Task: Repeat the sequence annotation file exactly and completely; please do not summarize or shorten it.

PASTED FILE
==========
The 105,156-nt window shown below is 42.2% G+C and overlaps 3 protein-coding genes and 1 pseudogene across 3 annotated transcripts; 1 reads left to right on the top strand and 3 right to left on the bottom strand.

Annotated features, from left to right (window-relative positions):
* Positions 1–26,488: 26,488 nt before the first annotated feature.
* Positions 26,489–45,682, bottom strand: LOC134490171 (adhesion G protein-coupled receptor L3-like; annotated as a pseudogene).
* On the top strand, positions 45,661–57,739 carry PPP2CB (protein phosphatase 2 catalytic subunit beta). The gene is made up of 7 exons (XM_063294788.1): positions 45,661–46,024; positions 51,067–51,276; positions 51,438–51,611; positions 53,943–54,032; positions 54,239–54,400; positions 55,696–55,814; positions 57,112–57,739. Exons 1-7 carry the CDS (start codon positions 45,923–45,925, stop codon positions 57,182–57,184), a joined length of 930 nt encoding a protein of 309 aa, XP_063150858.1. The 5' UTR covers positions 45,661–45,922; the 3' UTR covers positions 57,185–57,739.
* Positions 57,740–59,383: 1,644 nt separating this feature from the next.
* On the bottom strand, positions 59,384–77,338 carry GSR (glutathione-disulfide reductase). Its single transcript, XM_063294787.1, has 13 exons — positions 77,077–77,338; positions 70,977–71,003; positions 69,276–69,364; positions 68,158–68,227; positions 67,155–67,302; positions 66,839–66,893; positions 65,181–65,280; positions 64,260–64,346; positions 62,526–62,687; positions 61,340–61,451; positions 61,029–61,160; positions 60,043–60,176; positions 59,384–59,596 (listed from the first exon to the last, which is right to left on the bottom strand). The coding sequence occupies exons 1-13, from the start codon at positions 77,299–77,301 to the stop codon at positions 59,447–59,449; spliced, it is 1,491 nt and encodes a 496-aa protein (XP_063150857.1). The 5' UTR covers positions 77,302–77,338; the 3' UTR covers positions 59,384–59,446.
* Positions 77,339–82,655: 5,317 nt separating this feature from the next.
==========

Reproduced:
The 105,156-nt window shown below is 42.2% G+C and overlaps 3 protein-coding genes and 1 pseudogene across 3 annotated transcripts; 1 reads left to right on the top strand and 3 right to left on the bottom strand.

Annotated features, from left to right (window-relative positions):
* Positions 1–26,488: 26,488 nt before the first annotated feature.
* Positions 26,489–45,682, bottom strand: LOC134490171 (adhesion G protein-coupled receptor L3-like; annotated as a pseudogene).
* On the top strand, positions 45,661–57,739 carry PPP2CB (protein phosphatase 2 catalytic subunit beta). The gene is made up of 7 exons (XM_063294788.1): positions 45,661–46,024; positions 51,067–51,276; positions 51,438–51,611; positions 53,943–54,032; positions 54,239–54,400; positions 55,696–55,814; positions 57,112–57,739. Exons 1-7 carry the CDS (start codon positions 45,923–45,925, stop codon positions 57,182–57,184), a joined length of 930 nt encoding a protein of 309 aa, XP_063150858.1. The 5' UTR covers positions 45,661–45,922; the 3' UTR covers positions 57,185–57,739.
* Positions 57,740–59,383: 1,644 nt separating this feature from the next.
* On the bottom strand, positions 59,384–77,338 carry GSR (glutathione-disulfide reductase). Its single transcript, XM_063294787.1, has 13 exons — positions 77,077–77,338; positions 70,977–71,003; positions 69,276–69,364; positions 68,158–68,227; positions 67,155–67,302; positions 66,839–66,893; positions 65,181–65,280; positions 64,260–64,346; positions 62,526–62,687; positions 61,340–61,451; positions 61,029–61,160; positions 60,043–60,176; positions 59,384–59,596 (listed from the first exon to the last, which is right to left on the bottom strand). The coding sequence occupies exons 1-13, from the start codon at positions 77,299–77,301 to the stop codon at positions 59,447–59,449; spliced, it is 1,491 nt and encodes a 496-aa protein (XP_063150857.1). The 5' UTR covers positions 77,302–77,338; the 3' UTR covers positions 59,384–59,446.
* Positions 77,339–82,655: 5,317 nt separating this feature from the next.